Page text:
SoccerMatch Preview

‘We’ll need to show fire and ice’: Stephen Kenny urges Ireland to step up against France

‘Do we just suddenly change and just accept a slow death? Definitely not,’ Ireland manager insists

European Championships – Group B: Republic of Ireland v France, Aviva Stadium, 7.45pm (Live on RTÉ2)

France’s arrival in Dublin rekindles an old debate. Reality versus illogical results involving the Republic of Ireland. Stuttgart 1988. Giants stadium 1994. Ibaraki 2002. Fast forward to modern times and Shane Long’s on-the-run strike to sink Germany at the Aviva in 2015 fits into this irrational preview.

None of Irish football’s great days were expected. They came out of les bleus. Sure, everyone presumed a Roy Keane-captained side could put it up to the Netherlands during qualifying for the 2002 World Cup but who – be honest – expected Keane to bifurcate Marc Overmars before terrorising Marc van Bommel and Phillip Cocu into submission? A demented crowd helped that day, immeasurably.

Nobody expects Josh Cullen to inspire such fanaticism. The gap between this Irish group, mostly attached to second tier English clubs, and what Stephen Kenny declared as “the best team in the world over the last eight years” is a chasm.


History no longer feels like an ally. Kenny dusted off the FAI projector recently to show grainy footage from 1981, when Michael Robinson buried the winner, and Liam Brady going all street footballer on the French in 1977.

Eternal Lansdowne days, Michel Platini sent home flummoxed.

“It can matter, you can take inspiration from teams of the past,” said John Egan who grew up hearing songs and stories about his dad’s Kerry galacticos.

This week the French media wanted to discuss Thierry Henry’s handball in 2009, which cost Fifa a cool €5 million, but nobody in Ireland wants to reopen that scab. Anyway, Kylian Mbappé's brace in France’s 4-0 annihilation of the Netherlands last Friday night in Saint-Denis puts his international total at 38 in 67, well on course to catching Henry’s finishing total of 51 and Olivier Giroud’s record of 53 goals.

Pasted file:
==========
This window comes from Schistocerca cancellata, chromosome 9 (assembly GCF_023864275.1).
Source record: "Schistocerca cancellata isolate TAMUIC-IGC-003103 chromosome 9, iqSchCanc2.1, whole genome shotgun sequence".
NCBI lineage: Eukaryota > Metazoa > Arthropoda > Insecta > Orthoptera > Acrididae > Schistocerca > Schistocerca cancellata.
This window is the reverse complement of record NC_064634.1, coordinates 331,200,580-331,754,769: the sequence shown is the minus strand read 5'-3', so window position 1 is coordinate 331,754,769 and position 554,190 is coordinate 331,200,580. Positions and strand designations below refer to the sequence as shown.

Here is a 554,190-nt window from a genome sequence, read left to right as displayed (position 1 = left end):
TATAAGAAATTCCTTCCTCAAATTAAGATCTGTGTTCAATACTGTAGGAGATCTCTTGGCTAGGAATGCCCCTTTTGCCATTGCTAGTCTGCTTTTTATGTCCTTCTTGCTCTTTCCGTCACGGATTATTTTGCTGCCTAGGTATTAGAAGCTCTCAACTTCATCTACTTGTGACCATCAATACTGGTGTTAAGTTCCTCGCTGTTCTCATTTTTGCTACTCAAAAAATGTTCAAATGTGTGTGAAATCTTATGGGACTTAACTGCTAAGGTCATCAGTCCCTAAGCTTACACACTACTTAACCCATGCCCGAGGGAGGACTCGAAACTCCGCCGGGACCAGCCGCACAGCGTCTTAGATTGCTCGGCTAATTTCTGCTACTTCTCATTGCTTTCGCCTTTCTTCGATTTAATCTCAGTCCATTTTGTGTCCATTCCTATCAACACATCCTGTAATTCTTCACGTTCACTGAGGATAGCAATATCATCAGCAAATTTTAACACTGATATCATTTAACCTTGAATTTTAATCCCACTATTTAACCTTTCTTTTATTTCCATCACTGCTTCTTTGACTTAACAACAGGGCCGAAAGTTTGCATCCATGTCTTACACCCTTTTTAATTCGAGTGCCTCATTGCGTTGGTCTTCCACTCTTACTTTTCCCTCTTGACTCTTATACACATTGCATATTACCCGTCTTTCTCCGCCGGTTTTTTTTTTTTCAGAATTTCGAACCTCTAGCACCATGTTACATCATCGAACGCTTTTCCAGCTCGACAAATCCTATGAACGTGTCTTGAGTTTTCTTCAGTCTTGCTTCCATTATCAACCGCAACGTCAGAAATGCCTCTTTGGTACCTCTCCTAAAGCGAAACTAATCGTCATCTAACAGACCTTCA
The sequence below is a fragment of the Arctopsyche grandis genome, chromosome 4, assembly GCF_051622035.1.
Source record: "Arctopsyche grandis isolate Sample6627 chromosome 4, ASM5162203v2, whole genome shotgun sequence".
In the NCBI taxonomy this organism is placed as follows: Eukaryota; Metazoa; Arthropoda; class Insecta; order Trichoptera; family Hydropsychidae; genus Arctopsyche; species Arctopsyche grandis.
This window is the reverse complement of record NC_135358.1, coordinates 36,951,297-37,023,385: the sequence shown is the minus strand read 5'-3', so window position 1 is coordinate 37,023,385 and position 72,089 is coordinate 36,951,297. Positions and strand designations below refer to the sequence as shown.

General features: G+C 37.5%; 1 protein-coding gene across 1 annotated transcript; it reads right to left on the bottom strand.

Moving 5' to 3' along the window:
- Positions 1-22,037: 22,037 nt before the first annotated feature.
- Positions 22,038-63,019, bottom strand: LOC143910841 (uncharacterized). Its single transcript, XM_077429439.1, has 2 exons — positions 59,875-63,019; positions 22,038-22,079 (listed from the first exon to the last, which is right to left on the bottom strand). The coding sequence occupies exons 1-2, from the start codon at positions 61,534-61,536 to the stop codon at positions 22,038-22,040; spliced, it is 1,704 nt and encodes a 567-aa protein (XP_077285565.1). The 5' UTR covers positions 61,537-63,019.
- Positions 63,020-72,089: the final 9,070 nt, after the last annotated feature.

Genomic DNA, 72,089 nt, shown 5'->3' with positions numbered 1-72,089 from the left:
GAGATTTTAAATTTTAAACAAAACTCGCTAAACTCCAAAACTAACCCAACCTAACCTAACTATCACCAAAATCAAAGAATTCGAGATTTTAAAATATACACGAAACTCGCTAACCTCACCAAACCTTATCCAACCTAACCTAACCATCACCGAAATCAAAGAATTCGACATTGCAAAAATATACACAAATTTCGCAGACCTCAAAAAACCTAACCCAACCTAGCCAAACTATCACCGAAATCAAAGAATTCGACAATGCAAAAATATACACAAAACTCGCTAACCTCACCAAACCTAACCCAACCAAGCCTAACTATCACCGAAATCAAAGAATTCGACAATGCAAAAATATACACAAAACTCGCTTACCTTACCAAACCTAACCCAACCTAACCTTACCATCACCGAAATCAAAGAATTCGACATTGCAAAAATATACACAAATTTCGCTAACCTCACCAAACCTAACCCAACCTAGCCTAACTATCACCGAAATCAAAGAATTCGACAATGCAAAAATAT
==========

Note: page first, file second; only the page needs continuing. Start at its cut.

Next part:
A hat-trick against Ireland would level him with Platini.

“I’ll get past that mark at some point,” smiled the 24-year-old French captain.

Focus solely on Mbappé at your peril. France under Didier Deschamps rarely miss a beat, across 11 years and three major tournament finals. Astonishingly, the absence of 2022 Ballon d’Or winner Karim Benzema, N’Golo Kanté and Paul Pogba hardly mattered in Qatar as Aurélien Tchouaméni and Adrien Rabiot allow Antoine Griezmann to conduct the orchestra.

Kenny’s expected resistance comes in a midfield trio of Jason Knight, Jayson Molumby and Cullen, which pits Real Madrid, Juventus and Atlético Madrid against Derby County, West Bromwich Albion and Burnley.

Watching the humiliation suffered by Ronald Koeman’s redesigned Dutch defence, all hope seems to have forsaken Ireland, even allowing for the adrenaline shot delivered by the progress of 18-year-old striker Evan Ferguson.